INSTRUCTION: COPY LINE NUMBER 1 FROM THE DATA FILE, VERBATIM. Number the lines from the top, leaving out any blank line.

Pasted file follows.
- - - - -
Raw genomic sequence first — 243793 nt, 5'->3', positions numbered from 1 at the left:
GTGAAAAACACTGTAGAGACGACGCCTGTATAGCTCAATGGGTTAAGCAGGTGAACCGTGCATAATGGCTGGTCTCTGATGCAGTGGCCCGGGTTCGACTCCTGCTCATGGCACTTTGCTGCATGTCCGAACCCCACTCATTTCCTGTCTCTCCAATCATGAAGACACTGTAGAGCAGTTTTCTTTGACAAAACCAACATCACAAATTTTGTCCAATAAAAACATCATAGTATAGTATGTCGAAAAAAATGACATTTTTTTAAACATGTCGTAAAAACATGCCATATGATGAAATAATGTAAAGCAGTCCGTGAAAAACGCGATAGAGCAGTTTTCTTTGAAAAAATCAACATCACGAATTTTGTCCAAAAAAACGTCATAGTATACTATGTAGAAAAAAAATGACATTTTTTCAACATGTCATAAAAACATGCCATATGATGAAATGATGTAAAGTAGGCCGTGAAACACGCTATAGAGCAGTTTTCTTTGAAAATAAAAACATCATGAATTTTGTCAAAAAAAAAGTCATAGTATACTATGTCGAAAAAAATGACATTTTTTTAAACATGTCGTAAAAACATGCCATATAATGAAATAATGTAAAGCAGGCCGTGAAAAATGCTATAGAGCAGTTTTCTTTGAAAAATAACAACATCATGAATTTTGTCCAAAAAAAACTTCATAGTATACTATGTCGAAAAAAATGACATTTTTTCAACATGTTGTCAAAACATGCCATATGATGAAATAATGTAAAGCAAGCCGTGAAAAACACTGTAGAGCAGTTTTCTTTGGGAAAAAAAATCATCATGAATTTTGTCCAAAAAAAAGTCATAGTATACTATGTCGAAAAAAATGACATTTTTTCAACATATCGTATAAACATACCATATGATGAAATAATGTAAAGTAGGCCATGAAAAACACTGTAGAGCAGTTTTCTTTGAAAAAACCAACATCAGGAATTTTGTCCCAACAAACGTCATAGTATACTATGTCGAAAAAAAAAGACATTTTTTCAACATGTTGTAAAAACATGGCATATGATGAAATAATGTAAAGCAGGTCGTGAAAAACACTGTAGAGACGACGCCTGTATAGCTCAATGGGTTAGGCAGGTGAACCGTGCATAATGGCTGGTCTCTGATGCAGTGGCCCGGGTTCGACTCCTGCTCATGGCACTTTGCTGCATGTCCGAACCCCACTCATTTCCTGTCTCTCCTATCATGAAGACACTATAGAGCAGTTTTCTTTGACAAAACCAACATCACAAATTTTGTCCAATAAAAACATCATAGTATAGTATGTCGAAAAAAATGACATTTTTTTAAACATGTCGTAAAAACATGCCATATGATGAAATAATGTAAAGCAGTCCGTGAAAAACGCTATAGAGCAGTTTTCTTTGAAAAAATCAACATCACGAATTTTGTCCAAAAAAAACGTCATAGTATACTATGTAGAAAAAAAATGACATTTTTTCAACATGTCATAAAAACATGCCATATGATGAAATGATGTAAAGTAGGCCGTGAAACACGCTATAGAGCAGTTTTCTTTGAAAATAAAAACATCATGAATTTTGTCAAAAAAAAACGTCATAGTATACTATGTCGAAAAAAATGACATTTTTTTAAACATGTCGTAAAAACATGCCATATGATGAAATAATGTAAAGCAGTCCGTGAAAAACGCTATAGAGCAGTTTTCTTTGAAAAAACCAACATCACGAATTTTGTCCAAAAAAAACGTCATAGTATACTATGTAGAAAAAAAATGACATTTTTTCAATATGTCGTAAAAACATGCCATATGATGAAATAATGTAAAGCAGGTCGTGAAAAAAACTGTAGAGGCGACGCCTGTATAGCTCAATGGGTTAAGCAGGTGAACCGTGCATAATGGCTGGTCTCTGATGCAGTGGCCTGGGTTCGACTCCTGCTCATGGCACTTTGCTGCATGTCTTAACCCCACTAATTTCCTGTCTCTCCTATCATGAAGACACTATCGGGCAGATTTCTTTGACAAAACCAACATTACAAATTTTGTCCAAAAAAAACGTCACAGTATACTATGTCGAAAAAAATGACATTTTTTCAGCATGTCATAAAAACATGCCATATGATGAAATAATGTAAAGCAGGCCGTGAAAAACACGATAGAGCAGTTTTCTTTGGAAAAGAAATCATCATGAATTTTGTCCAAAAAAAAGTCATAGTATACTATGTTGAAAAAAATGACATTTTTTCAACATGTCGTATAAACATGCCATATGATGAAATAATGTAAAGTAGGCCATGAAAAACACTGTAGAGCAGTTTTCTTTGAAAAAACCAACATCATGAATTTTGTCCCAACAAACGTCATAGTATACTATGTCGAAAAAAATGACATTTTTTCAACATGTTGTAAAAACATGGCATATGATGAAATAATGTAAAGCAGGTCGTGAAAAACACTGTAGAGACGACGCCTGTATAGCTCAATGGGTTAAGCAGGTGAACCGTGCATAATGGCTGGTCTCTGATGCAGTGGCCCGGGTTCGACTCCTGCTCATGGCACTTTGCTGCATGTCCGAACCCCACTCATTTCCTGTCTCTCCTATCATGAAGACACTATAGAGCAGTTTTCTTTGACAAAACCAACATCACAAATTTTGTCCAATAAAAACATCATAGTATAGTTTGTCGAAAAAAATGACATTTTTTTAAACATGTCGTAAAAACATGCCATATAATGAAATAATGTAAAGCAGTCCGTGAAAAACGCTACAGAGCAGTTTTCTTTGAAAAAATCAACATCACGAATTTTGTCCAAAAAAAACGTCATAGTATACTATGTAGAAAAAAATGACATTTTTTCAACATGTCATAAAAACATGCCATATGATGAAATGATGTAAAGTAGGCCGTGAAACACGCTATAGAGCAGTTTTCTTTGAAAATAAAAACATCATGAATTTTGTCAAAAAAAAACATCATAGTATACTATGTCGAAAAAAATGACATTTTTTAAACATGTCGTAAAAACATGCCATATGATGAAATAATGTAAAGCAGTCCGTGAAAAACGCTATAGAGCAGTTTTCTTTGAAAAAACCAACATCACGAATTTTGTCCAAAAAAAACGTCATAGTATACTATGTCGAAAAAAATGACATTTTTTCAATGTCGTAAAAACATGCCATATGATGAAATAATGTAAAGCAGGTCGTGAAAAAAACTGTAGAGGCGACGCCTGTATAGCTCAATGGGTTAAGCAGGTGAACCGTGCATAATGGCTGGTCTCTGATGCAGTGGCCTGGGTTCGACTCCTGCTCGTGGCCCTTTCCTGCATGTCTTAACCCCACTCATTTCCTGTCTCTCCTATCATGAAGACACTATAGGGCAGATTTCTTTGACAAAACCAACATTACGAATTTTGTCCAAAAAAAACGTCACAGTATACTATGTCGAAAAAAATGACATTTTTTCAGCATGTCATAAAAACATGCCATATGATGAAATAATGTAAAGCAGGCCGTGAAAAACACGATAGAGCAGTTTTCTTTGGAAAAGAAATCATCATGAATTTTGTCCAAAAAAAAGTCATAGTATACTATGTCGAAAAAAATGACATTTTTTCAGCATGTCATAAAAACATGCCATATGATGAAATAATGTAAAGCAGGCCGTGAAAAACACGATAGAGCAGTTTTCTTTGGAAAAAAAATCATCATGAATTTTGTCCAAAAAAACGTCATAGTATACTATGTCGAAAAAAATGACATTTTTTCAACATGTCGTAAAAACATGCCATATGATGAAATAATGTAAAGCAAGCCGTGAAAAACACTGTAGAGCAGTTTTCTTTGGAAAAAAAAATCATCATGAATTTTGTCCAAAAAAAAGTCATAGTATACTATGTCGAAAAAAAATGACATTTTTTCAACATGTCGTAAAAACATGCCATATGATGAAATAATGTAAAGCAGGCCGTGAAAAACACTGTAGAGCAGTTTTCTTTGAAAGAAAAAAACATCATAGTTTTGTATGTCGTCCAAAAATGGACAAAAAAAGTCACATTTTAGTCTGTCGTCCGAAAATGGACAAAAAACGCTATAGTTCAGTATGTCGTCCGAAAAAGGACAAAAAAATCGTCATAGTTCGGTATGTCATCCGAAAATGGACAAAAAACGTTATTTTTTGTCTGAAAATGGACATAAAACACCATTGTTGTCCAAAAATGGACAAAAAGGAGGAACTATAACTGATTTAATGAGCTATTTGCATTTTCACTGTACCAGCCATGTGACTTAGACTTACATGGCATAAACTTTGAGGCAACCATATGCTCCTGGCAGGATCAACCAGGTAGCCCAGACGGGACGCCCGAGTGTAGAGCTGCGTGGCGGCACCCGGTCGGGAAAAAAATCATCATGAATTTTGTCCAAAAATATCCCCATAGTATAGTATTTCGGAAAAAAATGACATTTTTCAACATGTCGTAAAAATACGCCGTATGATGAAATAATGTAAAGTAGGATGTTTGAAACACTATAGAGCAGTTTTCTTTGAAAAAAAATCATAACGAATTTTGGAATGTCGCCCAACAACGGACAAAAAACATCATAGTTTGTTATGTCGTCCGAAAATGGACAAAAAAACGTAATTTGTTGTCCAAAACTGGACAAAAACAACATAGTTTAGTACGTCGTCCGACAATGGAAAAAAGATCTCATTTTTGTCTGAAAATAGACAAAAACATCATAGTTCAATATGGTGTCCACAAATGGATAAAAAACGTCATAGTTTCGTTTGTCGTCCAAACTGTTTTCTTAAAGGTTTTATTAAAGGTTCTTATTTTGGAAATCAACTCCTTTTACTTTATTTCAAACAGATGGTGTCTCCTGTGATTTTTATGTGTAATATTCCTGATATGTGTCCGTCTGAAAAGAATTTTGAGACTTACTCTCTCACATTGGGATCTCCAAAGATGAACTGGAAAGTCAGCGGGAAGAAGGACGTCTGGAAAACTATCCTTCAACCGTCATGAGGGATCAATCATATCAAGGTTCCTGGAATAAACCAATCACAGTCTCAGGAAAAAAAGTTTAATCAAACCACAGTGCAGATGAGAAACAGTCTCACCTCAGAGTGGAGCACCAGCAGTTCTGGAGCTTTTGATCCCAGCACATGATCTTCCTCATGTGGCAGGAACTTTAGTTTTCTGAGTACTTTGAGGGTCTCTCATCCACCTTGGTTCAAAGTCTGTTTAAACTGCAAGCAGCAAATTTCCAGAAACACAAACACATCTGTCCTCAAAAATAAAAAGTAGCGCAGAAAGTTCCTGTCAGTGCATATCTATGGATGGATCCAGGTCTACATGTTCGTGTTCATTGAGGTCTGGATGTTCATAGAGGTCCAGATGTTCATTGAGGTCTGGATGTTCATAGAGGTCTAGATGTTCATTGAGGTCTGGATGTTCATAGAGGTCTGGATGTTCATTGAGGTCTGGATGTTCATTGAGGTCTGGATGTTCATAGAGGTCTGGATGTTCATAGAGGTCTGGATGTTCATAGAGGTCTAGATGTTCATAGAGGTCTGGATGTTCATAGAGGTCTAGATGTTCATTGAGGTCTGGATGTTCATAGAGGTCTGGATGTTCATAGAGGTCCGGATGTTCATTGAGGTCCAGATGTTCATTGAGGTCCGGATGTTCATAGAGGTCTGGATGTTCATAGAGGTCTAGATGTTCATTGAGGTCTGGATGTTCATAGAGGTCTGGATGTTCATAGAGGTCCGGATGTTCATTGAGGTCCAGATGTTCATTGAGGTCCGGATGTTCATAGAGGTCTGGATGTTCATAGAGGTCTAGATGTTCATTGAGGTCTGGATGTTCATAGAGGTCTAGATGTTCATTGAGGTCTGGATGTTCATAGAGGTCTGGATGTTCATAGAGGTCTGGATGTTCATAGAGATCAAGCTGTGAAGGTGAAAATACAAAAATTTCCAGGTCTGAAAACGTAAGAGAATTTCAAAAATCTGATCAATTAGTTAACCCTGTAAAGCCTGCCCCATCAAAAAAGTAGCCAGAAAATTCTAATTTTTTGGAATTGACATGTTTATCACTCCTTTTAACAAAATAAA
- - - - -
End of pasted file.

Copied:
Raw genomic sequence first — 243793 nt, 5'->3', positions numbered from 1 at the left: